The most important thing is the Lakers secured the victory. The NEXT most important thing, however, would be to tighten up all that ails the team at the moment. Even as someone letting the panic button collect dust bunnies, there's no question the play at the moment is less than inspiring and legitimately concerning. A tight game against the New Jersey Nets simply shouldn't happen. Period.
Kobe BryantAndrew D. Bernstein/Getty Images
Kobe turned it on in the second half.
Like his mates in general, Kobe experienced his share of early struggles uniting ball and net. At the half, Bryant was sitting on 7 points (one-for-six shooting), with four turnovers against just two assists. I'm not sure what was in the halftime Gatorade and orange slices, but the second half was an entirely different affair for the Mamba. Kobe racked 25 points over the final 24 minutes, canning eight of 13 attempts from the floor.
Beyond his effectiveness filling up a bucket, Bryant was often brilliant setting up his teammates for success out of double teams. The floor was surveyed with patience, Kobe found the cutter, then created opportunity. During a critical stretch deep in the fourth frame, six points were netted by Pau Gasol and Lamar Odom, all due to Kobe's table-setting.
This half was the epitome of what Kobe refers to when he talks about making teams pick their poison: Kobe the scorer or Kobe the play-maker. This afternoon, the Nets got a taste of both versions, and I doubt they liked either.
With 12.1 seconds remaining on the board and Bryant at the line, "MVP" chants were heard, even as guests in the house. This kind of love is common for Bryant, and on this occasion, totally earned.
Lamar OdomAndrew D. Bernstein/NBAE/Getty Images
Lamar Odom worked hard on both sides of the ball.
According to what I was hearing via Twitter, the New York native had a lot of family and friends on hand. Nice to see he didn't let the opportunity to entertain loved ones go to waste. Odom enjoyed a hot start -- a dozen points on five-of-seven shooting, two blocks -- and sustained his effectiveness throughout the evening, despite dealing with foul trouble. 22 points, seven rebounds and three dimes.
I thought Odom also had a nice game on the other side of the ball, highlighted by a pair of noteworthy sequences. He forced Kirk Humphries to put the ball on the floor, which led to a turnover and an eventual score for Derek Fisher. There was a stiff challenge against Brook Lopez at the rim, creating a miss and another score for Fish in trans. Defense creating offense, which is often necessary when a team can't seem to find a rhythm.
As many easy looks as the Lakers missed, they managed a quality showing on lower percentage makes. Nine makes on 16 tries from behind the arc, and on a day where the close looks were stubborn, the bombs were gladly accepted.
Pau Gasol's energyWin McNamee/Getty Images
Nothing came easy for Gasol all game.
Mo' minutes, mo' problems for El Spaniard. Friday against the Bulls meant 45 minutes for the Lakers big man, and despite the heavy PT, Gasol managed to acquit himself rather nicely. Unfortunately, that concerning wear and tear appeared to cause problems against, despite a canceled Saturday practice. Pau finished the first quarter with a goose egg in the "field goals" and "scoring" columns, and by and large, what came next followed suit. Gasol missed 12 of his 19 shots en route to a very inefficient 15 points, and while he did grab 11 rebounds and a pair of swats, the drain of pushing against Lopez's big body was evident. Moreover, this was a game where the refs were letting guys play, placing Pau in an even more physical setting. A string of no-calls led to some justifiable dissatisfaction, along with a protest of sorts. After he finally got a whistle upon absorbing contact while driving against Humphries, Gasol waved off a teammate's hand to remain seated on the ground with a smirk on his face. The message to the referees was clear: "It's about time, dude."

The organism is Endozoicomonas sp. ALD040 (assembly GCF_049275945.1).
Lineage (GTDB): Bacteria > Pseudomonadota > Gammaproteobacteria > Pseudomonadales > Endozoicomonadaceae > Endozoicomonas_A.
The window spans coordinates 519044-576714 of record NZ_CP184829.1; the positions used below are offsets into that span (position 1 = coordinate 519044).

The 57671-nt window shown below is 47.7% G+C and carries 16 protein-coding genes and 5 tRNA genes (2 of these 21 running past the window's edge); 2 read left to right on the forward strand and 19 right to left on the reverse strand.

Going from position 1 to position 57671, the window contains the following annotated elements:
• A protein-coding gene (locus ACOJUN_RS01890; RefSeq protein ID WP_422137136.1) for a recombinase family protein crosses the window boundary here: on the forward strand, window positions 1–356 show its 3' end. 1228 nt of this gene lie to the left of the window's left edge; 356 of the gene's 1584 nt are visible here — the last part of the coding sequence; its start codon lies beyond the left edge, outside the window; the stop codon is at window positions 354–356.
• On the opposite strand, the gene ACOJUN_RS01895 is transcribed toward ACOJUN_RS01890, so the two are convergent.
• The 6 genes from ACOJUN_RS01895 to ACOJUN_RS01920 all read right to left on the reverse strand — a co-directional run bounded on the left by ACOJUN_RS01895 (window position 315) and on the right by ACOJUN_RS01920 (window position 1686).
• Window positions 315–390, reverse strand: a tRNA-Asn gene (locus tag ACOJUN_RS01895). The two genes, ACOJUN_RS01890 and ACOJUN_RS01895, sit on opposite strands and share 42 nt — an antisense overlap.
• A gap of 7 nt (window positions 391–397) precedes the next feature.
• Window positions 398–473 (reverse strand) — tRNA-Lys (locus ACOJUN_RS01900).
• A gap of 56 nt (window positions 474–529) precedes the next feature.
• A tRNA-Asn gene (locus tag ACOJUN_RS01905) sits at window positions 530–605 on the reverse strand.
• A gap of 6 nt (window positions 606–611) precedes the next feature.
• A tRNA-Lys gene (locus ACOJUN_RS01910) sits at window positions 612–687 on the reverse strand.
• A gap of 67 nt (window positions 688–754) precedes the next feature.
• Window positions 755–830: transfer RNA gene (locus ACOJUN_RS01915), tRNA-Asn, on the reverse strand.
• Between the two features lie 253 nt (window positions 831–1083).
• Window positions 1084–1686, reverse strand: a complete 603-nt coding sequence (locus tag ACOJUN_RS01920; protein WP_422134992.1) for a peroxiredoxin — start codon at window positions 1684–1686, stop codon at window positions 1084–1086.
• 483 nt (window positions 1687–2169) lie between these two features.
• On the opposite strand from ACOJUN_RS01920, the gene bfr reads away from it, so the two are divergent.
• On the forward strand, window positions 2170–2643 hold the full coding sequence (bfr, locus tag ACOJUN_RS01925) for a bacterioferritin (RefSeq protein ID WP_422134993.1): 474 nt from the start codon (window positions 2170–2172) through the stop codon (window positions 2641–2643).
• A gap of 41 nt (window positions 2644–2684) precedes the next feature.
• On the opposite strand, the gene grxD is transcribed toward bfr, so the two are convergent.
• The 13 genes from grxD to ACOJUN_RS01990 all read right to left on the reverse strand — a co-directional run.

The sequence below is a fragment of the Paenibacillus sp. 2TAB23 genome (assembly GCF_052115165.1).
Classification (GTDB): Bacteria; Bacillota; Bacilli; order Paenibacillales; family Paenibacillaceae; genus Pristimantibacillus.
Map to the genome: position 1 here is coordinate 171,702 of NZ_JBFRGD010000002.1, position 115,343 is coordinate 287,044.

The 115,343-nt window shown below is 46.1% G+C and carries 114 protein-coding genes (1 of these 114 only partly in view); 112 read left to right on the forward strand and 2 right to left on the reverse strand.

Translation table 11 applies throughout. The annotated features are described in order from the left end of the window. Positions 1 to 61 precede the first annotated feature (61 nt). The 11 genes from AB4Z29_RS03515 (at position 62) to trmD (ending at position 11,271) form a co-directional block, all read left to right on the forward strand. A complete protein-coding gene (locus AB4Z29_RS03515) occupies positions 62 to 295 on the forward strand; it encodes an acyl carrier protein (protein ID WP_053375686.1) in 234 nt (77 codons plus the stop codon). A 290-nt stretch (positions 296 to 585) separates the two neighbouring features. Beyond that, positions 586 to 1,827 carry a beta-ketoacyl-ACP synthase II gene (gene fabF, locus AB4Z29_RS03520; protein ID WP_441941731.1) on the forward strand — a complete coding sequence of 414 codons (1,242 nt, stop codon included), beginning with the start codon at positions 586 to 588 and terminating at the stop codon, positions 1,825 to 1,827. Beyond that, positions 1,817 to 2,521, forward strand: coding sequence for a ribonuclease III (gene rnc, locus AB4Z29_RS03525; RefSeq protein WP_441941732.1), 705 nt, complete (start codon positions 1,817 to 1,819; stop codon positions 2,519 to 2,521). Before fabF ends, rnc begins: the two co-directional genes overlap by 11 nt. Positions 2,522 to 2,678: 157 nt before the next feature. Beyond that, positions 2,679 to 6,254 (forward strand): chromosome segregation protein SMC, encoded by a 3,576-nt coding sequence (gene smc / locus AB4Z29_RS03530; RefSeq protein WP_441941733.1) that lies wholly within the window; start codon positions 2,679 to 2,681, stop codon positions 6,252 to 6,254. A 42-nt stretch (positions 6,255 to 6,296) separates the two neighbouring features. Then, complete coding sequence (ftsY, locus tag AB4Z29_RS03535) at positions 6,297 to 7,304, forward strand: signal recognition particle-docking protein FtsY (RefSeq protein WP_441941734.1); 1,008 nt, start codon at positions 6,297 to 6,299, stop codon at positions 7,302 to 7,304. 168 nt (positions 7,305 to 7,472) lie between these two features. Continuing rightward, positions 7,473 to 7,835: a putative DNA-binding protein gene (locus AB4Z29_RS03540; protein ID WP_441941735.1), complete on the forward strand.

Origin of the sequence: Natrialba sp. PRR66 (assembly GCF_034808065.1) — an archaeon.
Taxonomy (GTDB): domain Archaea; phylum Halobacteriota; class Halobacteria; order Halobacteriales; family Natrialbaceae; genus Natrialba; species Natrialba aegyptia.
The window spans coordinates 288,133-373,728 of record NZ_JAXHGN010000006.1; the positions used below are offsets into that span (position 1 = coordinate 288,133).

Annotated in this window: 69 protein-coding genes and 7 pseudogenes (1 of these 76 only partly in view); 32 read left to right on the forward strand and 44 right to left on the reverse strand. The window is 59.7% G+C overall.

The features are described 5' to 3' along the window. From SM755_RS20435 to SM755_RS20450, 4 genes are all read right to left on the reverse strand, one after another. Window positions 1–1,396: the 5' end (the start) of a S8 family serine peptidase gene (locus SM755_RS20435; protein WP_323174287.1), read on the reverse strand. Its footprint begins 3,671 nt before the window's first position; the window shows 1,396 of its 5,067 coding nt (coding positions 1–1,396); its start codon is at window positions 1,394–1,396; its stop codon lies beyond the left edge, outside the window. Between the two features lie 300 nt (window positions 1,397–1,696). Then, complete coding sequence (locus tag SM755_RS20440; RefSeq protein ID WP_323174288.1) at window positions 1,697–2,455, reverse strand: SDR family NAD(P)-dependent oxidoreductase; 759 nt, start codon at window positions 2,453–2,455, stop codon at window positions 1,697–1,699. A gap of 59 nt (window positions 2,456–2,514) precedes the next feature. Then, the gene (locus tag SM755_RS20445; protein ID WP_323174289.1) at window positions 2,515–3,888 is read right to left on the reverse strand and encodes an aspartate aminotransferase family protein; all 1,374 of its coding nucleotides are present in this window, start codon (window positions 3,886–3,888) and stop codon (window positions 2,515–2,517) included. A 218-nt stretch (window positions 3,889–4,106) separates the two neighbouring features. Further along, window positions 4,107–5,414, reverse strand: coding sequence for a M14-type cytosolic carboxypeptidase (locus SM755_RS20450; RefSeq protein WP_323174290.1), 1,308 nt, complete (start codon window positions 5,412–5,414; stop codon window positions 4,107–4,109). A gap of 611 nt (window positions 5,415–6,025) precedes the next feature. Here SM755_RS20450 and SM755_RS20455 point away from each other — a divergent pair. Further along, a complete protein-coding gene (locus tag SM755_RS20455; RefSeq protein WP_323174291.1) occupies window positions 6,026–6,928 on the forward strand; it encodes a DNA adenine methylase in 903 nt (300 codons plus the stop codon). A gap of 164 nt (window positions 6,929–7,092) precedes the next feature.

To his credit, Gasol did some nice work over the last few minutes on both ends of the floor and his determination to push through the fatigue was clear. Another 40+ minute showing, and with Andrew Bynum's return potentially delayed, the light at the end of the tunnel just grew a little dimmer. Hopefully, he'll get some solid Z's on the plane to D.C.
Ron made good on his first shot attempt, which I took as perhaps a good sign of an offensive slump getting snapped. I was incorrect. Artest proceeded to miss his next six shots, and more importantly, continued to look indecisive. The most glaring example was a sequence where he stood wide open at the arc, failing to commit to either the shot, a drive or a pass. Instead, he took a tentative step just inside the arc, firing an off-balance jumper basically as low percentage as a trey, but worth only two points. The unwise call was indicative of just how out of sorts Artest appeared with the ball in his hands, a few nice passes aside.
They say defense wins championships and it's not just a cliche. But you still must score. The Lakers didn't just complete a scant 41.5 percent of their shots against a Nets team not particularly heralded as a defensive force. They missed a ton of wide open looks. Shots that, quite frankly, professional basketball players need to make. This, by the way, comes on the heels of an 84 point performance in Chicago, and a few weeks where efficiency has come and gone.
To a large degree, I think this is the byproduct of Gasol's fatigue and struggles. The Lakers are often at their best running the offense through Pau and when he's not at the top of his game, the trickle-down effect is pronounced. But other guys have experienced shooting slumps as well, and bottom line, waiting for Bynum is a poor strategy at best. The Lakers need to figure out a way to rediscover their once-flowing offense on a regular basis.